November 21, 2012 by abbyo
It could be argued that many of the most visually-oriented directors aren’t very good storytellers. Consider, for example, Zack Snyder (300, Watchmen, Sucker Punch), or Tarsem Singh (The Cell, The Fall, Immortals, Mirror, Mirror). These are guys who know their way around composing an awesome shot (or, in Snyder’s case, how to use CGI to enhance a shot), but whose work is often found lacking in consistency, or even just basic script quality. When you’ve got so much emphasis on one area of your work, sometimes the other parts of that work can fall by the wayside.
In this regard, Ang Lee is an exception. Take one look at his resume, and it’s immediately apparent that his talents lie in filmmaking that’s both visual and dramatic. He’s given us “Crouching Tiger, Hidden Dragon,” “The Ice Storm,” “Brokeback Mountain” and now “Life of Pi,” a gorgeous movie that expresses its beauty equally in how it looks and in the story it tells.
Based on Yann Martel’s 2001 novel, “Life of Pi” is the extraordinary story of a young man (the Pi of the title) and his survival on a lifeboat after a shipwreck, with only a Bengal tiger for company. The tiger is part of a menagerie that Pi’s zookeeping family attempts to move from India to Canada. After the ship they’re traveling on sinks in the middle of the Pacific Ocean, only Pi and the tiger survive. What follows is a story that’s by turns exciting, touching and surprisingly spiritual.
We’ll start with the obvious draw: “Life of Pi” is a great-looking movie. Lee emphasizes natural beauty and uses color like Vincent Van Gogh illustrating a biology textbook. In the movie’s scenes on land, brightly-plumed birds populate lush trees, and buildings glow with warm yellows, pinks and oranges. Once the action hits the water, Lee manages to make seemingly endless scenes of the same set pieces (ocean, boat, raft, boy, tiger) unique, surprising, and breathtaking. There are plenty of “wow” moments, bolstered by impressive, if occasionally over-the-top, 3D.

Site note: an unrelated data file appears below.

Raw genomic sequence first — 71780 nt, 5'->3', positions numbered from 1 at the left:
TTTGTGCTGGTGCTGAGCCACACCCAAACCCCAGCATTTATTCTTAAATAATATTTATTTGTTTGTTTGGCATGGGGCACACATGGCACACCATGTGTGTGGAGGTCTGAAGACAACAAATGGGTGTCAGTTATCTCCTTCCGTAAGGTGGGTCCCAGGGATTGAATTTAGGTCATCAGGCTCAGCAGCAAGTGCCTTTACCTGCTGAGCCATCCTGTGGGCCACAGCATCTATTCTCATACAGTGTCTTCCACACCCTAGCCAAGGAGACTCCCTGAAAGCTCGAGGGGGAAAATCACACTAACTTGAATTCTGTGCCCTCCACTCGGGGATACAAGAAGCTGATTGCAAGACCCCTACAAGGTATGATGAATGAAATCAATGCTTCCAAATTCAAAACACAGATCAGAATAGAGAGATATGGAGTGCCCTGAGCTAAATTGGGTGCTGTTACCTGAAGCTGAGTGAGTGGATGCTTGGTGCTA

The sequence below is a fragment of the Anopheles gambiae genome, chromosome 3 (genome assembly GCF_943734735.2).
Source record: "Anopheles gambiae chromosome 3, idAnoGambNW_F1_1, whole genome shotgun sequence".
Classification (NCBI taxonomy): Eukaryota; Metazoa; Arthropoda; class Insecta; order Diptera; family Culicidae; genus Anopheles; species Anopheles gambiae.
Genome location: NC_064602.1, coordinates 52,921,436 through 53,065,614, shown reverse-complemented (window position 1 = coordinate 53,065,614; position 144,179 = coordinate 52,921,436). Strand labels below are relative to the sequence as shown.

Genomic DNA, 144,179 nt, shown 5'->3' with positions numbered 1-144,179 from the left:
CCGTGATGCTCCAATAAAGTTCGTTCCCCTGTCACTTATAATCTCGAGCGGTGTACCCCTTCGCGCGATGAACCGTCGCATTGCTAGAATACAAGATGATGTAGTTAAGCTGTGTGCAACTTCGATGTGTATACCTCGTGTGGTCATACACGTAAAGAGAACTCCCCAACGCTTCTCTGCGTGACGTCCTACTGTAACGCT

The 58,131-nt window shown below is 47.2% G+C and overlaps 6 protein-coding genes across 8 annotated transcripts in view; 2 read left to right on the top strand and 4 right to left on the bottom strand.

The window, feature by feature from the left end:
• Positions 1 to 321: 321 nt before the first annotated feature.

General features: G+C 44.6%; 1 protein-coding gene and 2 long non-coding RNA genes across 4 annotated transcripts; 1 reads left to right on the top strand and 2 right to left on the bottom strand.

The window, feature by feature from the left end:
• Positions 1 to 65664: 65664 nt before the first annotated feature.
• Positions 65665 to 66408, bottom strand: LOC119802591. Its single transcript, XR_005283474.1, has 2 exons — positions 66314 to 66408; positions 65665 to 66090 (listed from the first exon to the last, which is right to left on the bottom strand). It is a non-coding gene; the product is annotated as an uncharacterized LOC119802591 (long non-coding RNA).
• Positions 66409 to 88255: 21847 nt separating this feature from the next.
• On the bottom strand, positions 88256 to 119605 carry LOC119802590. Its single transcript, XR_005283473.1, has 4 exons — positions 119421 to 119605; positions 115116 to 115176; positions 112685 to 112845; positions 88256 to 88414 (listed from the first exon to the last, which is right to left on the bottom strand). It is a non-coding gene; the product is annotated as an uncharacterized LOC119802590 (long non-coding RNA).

There’s also a great story to accompany these lovely images. It’s not a pleasant one (parents, leave the kids at home), but it’s got elements of faith, grace and magical realism that will leave audiences with plenty to think about. Pi is a believer, and his faith in God in His many forms is ultimately what saves his humanity. It’s inspiring to see a character who’s been so noticeably shaped by his encounters with religion, and how it affects the way he deals with seemingly impossible situations. It’s a gentle portrayal of belief that doesn’t show up much in mainstream film (or, for that matter, any films at all).
“Life of Pi” is a movie that doesn’t compromise. Ang Lee manages to tell a story that’s a feast for the eyes and the brain, but remains accessible and easy to follow. It’s a crowd-pleaser, to be sure, but one that doesn’t pull punches. Lee has proven his versatile talents once more with a movie that offers different, distinct pleasures for each member of its audience.